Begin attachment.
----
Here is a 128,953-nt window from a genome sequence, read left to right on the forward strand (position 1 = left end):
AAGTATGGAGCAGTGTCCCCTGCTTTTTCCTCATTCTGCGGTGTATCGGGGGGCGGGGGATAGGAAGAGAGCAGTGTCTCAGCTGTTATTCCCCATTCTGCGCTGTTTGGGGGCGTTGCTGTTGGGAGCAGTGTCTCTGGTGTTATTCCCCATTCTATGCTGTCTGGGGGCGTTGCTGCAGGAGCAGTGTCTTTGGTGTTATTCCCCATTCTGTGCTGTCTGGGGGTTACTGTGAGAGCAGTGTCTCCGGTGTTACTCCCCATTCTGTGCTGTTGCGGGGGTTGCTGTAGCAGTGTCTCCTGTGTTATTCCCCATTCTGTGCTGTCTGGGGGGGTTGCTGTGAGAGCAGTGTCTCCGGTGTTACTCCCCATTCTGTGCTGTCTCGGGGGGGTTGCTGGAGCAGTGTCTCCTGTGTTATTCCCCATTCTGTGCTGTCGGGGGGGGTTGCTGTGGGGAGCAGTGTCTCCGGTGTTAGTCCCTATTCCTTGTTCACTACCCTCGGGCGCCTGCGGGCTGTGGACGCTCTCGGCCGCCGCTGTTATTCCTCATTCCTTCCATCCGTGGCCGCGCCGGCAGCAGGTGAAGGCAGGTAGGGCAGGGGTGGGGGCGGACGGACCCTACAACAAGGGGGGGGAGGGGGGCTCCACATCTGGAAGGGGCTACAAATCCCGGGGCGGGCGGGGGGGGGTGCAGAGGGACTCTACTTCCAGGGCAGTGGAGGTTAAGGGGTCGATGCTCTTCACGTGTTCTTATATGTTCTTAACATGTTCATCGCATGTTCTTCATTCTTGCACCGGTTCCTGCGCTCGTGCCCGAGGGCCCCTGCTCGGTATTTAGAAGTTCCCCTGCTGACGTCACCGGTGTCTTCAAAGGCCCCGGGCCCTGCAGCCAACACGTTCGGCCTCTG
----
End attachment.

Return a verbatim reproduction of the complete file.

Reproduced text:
Here is a 128,953-nt window from a genome sequence, read left to right on the forward strand (position 1 = left end):
AAGTATGGAGCAGTGTCCCCTGCTTTTTCCTCATTCTGCGGTGTATCGGGGGGCGGGGGATAGGAAGAGAGCAGTGTCTCAGCTGTTATTCCCCATTCTGCGCTGTTTGGGGGCGTTGCTGTTGGGAGCAGTGTCTCTGGTGTTATTCCCCATTCTATGCTGTCTGGGGGCGTTGCTGCAGGAGCAGTGTCTTTGGTGTTATTCCCCATTCTGTGCTGTCTGGGGGTTACTGTGAGAGCAGTGTCTCCGGTGTTACTCCCCATTCTGTGCTGTTGCGGGGGTTGCTGTAGCAGTGTCTCCTGTGTTATTCCCCATTCTGTGCTGTCTGGGGGGGTTGCTGTGAGAGCAGTGTCTCCGGTGTTACTCCCCATTCTGTGCTGTCTCGGGGGGGTTGCTGGAGCAGTGTCTCCTGTGTTATTCCCCATTCTGTGCTGTCGGGGGGGGTTGCTGTGGGGAGCAGTGTCTCCGGTGTTAGTCCCTATTCCTTGTTCACTACCCTCGGGCGCCTGCGGGCTGTGGACGCTCTCGGCCGCCGCTGTTATTCCTCATTCCTTCCATCCGTGGCCGCGCCGGCAGCAGGTGAAGGCAGGTAGGGCAGGGGTGGGGGCGGACGGACCCTACAACAAGGGGGGGGAGGGGGGCTCCACATCTGGAAGGGGCTACAAATCCCGGGGCGGGCGGGGGGGGGTGCAGAGGGACTCTACTTCCAGGGCAGTGGAGGTTAAGGGGTCGATGCTCTTCACGTGTTCTTATATGTTCTTAACATGTTCATCGCATGTTCTTCATTCTTGCACCGGTTCCTGCGCTCGTGCCCGAGGGCCCCTGCTCGGTATTTAGAAGTTCCCCTGCTGACGTCACCGGTGTCTTCAAAGGCCCCGGGCCCTGCAGCCAACACGTTCGGCCTCTG